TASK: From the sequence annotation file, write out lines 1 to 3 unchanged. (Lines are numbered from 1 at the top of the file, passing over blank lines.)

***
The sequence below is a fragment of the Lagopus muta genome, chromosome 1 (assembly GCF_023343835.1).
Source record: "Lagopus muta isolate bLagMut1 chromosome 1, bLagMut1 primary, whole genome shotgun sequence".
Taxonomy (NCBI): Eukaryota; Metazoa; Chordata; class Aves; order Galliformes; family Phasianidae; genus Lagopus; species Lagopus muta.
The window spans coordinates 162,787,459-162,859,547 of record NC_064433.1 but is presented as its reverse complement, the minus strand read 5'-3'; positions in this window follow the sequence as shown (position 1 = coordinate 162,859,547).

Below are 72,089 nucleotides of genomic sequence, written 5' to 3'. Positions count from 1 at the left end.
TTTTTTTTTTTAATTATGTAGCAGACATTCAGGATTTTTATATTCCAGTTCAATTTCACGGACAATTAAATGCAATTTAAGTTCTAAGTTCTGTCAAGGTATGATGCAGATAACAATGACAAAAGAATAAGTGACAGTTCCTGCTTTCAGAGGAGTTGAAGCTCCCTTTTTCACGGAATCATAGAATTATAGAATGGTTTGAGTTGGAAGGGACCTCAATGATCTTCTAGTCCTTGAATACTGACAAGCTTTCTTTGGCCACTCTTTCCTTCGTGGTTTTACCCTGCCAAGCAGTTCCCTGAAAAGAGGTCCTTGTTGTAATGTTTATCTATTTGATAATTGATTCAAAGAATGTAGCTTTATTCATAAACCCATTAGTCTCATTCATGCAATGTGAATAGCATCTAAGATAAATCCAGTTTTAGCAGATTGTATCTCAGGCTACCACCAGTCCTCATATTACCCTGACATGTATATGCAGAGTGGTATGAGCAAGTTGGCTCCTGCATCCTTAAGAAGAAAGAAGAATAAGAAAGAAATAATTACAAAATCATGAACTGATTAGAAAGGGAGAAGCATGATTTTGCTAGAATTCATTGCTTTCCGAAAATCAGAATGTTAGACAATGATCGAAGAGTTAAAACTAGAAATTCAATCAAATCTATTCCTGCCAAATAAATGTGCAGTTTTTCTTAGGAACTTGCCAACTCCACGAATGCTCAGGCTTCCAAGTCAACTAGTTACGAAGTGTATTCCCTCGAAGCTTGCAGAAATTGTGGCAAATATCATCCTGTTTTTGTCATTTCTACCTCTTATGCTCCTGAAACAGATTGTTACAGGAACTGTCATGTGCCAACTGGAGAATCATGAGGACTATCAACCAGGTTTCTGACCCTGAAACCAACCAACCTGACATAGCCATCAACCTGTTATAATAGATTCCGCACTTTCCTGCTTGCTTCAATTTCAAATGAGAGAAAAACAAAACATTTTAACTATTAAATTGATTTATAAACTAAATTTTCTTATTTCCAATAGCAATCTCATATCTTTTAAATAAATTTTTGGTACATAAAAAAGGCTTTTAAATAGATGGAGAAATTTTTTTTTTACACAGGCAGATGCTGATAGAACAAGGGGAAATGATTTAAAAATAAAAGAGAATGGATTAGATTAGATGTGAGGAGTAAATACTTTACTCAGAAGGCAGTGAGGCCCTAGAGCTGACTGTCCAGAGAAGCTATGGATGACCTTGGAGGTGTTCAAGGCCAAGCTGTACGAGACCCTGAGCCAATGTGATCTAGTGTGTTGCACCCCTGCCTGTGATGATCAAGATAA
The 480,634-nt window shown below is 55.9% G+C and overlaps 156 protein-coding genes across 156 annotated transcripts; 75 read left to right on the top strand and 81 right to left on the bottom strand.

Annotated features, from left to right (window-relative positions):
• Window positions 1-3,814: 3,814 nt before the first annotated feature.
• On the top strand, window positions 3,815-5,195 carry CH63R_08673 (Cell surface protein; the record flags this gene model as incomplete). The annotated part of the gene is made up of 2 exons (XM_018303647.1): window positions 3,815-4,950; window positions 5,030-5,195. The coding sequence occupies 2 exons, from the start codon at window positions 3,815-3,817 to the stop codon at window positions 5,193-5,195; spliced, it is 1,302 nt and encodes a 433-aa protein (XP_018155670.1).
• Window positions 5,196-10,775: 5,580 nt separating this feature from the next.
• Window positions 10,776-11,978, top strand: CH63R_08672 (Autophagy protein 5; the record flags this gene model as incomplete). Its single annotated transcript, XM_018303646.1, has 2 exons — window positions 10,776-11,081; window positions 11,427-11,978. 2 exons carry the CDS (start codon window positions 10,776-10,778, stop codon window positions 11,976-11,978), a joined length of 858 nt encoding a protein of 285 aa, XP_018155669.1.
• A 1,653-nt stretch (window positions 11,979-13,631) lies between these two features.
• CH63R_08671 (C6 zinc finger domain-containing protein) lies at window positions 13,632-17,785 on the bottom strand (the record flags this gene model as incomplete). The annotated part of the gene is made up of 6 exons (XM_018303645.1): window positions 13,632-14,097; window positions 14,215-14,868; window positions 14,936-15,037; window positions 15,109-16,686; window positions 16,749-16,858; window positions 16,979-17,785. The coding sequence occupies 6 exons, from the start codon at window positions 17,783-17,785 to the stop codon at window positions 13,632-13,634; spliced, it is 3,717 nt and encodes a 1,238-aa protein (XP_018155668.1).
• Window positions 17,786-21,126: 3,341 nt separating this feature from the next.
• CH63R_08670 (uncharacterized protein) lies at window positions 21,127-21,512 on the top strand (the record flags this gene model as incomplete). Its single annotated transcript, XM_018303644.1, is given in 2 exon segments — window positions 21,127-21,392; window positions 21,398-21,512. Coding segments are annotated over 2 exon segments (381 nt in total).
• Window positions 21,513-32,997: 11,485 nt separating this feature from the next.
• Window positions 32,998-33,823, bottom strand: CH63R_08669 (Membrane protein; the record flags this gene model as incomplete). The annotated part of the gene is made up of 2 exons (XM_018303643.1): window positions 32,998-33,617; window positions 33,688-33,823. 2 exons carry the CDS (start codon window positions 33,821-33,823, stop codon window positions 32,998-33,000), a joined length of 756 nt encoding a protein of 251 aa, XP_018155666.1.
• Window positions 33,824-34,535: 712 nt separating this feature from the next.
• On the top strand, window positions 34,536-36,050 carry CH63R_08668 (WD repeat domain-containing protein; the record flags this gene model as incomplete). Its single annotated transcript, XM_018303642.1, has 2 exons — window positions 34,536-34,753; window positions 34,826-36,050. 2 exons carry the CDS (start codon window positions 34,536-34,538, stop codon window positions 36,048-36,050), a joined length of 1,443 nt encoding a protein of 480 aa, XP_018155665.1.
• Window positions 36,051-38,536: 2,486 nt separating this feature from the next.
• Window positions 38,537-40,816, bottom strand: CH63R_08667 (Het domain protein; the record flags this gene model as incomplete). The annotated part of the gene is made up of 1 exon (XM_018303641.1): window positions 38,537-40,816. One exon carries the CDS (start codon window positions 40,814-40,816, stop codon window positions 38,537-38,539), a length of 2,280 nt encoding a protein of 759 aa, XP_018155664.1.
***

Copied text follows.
The sequence below is a fragment of the Lagopus muta genome, chromosome 1 (assembly GCF_023343835.1).
Source record: "Lagopus muta isolate bLagMut1 chromosome 1, bLagMut1 primary, whole genome shotgun sequence".
Taxonomy (NCBI): Eukaryota; Metazoa; Chordata; class Aves; order Galliformes; family Phasianidae; genus Lagopus; species Lagopus muta.